Murray Black Award

Murray Black Award

Introduction

The Murray Black Award is an annual scholarship aimed at providing opportunities for early career members of BSAS to enhance their skills and experiences.


Who was Murray Black?

Throughout his career, Murray was instrumental in implementing innovative changes that are now standard practice, including forward creep grazing, developments in sheep housing, and improvements to sheep breeds. Along with fellow scientists Bob Thomas, his major achievement was in relation to clean grazing as a major solution to the parasitic cycle of intestinal parasites in sheep. In 1964, Murray moved to the Agricultural Institute in Dublin to manage their R&D farms, before coming to the Edinburgh School of Agriculture in 1970 as farms director, serving both the University of Edinburgh and the Scottish Agricultural College. In this role, he was involved in modernising and making the large farm's estate profitable. He was also an influential member of the Farm Animal Welfare Council. As well as being president of BSAS, Murray was awarded an MBE in 1996 for services in agriculture and education, and was made a fellow of the Royal Agricultural Society in 1996.


Competition

Open to post-graduates and those in the early stages of their career, the award focuses on helping early-career scientists carry out research or specific short programmes that add value to their existing PhD or Masters programmes. Potential recipients can apply for funding to travel to work away from their base. The award is open to all branches of animal science, and applications that cover the role of domestic and wild animals in enhancing and maintaining the rural environment are particularly welcome.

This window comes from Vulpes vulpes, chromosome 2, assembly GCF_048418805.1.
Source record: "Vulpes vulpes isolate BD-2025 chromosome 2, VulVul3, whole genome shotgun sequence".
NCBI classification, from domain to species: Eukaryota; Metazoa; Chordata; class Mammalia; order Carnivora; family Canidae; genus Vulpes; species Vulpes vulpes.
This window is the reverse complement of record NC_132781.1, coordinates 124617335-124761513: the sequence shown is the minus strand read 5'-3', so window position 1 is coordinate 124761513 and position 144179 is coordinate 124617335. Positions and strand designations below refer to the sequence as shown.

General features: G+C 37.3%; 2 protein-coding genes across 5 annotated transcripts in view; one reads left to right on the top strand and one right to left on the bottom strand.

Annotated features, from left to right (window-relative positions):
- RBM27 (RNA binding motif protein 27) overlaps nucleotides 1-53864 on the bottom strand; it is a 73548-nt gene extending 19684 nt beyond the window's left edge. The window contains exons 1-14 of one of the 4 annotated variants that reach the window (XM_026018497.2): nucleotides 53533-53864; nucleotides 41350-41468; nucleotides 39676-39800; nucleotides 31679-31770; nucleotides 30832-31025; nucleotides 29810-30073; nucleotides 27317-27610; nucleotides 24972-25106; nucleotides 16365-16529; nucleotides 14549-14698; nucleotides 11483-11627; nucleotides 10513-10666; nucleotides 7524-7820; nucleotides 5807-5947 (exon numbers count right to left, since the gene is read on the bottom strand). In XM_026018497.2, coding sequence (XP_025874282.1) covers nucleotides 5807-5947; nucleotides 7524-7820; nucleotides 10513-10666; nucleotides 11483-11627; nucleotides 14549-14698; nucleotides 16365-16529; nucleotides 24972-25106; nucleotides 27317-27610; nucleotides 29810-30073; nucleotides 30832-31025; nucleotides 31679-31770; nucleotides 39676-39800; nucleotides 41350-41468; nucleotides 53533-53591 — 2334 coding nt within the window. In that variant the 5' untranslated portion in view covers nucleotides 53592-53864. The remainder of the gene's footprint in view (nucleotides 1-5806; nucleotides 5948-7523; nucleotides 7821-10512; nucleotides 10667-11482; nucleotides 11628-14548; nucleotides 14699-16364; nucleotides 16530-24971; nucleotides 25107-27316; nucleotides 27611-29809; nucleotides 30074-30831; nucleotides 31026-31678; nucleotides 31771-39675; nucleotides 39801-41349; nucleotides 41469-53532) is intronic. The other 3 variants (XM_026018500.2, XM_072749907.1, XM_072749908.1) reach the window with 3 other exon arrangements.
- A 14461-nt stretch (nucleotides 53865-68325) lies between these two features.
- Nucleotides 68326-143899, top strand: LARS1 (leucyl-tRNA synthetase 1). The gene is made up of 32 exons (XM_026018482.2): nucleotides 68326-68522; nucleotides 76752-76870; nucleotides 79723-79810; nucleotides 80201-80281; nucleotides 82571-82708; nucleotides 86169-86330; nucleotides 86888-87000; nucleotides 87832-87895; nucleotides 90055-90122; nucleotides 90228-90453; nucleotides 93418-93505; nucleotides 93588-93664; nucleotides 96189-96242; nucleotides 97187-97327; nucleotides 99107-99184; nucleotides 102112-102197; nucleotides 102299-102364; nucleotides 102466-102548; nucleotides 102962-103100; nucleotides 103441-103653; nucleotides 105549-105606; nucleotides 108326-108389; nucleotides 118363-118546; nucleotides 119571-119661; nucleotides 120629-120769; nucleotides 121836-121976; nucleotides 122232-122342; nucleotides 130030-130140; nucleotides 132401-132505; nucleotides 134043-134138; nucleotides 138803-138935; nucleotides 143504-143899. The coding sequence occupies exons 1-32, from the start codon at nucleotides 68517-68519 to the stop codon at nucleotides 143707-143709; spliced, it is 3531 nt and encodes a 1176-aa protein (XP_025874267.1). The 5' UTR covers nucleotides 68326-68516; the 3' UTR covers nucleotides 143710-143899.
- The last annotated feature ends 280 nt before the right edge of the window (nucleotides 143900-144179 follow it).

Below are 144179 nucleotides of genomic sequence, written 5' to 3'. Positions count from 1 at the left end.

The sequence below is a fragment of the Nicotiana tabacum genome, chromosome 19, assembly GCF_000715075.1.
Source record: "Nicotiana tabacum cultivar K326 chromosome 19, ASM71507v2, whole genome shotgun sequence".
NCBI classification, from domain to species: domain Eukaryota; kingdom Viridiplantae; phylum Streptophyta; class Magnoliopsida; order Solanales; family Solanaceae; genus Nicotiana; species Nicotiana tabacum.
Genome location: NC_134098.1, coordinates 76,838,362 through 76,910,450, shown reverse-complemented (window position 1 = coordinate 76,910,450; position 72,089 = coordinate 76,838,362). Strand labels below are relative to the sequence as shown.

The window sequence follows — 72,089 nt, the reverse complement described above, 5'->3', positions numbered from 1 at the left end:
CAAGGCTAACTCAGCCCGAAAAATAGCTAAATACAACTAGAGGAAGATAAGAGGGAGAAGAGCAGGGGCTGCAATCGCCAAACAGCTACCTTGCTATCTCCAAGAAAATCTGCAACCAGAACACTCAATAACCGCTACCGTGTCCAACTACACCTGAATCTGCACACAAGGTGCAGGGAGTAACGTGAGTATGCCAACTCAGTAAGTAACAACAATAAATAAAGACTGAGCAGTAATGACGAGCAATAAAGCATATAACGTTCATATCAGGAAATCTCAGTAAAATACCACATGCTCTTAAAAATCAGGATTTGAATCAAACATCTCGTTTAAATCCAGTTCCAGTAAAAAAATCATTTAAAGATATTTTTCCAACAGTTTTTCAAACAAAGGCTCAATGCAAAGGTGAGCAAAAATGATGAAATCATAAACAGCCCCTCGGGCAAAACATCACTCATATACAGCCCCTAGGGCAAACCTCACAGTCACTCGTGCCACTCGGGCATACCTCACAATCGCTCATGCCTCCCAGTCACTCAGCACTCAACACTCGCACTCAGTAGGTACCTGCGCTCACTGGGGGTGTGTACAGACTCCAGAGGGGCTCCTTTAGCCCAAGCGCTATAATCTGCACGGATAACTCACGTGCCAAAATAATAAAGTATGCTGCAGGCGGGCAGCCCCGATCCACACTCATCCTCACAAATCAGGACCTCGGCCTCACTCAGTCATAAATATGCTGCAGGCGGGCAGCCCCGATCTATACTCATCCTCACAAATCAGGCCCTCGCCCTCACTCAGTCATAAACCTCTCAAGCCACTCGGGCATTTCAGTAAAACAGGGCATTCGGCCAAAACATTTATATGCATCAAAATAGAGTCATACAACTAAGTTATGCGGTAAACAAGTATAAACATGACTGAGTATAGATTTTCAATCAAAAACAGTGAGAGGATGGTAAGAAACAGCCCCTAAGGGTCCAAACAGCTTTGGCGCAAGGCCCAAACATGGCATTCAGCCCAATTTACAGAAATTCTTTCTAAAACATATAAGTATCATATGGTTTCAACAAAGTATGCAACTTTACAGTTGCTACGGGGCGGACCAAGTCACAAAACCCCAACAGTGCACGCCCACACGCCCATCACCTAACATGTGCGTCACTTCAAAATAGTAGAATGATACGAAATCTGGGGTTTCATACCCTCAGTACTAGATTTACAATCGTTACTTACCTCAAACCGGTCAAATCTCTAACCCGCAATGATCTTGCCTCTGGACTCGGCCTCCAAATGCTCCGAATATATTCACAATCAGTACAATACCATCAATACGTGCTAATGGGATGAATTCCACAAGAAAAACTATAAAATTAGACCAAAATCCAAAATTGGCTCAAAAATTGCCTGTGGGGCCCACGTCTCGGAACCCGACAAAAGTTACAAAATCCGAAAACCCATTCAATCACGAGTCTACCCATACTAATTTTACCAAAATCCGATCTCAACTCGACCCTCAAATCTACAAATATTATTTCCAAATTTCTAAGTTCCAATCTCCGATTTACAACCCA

Review of competition entries

Applications to the Murray Black award will be assessed based on the application form. In making its decision, the selection panel will consider the relevance of the applicants work and the extent to which they will benefit from receiving the award.

 

Reporting requirements

The project/study tour/meeting attendance must be completed within 12 months of the closing date of the Award. Successful candidates will be asked to prepare a report of their award, which will be published on the BSAS website. Following completion of the scholarship, recipients of the award are expected to (i) attend and present the outputs from the award at the BSAS annual conference student day (funding may be available for this) and (ii) submit a short report / poster which will be uploaded to the society’s website.


Questions?

If you have any queries, please contact awards@bsas.org.uk

 

What is the prize?

The award, up to £1500, based on the quality and type of application.


How do I apply?

The Murray is open to applicants from all branches of animal science who are in the early years of their career. Applications only accepted from BSAS members whom have been a member of the society for a minimum of 6 months. Please complete the on-line application form and return by the application deadline.


Application deadline

31st October


Apply Now

Please answer all questions

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Application Background (please complete in line with Award criteria
Referee

Please provide name and address of an academic referee supporting this application (please ensure that they have sgreed to support the application)

Objectives

Please succinctly, state your main objectives (250 words max)

Lay Summary and Impact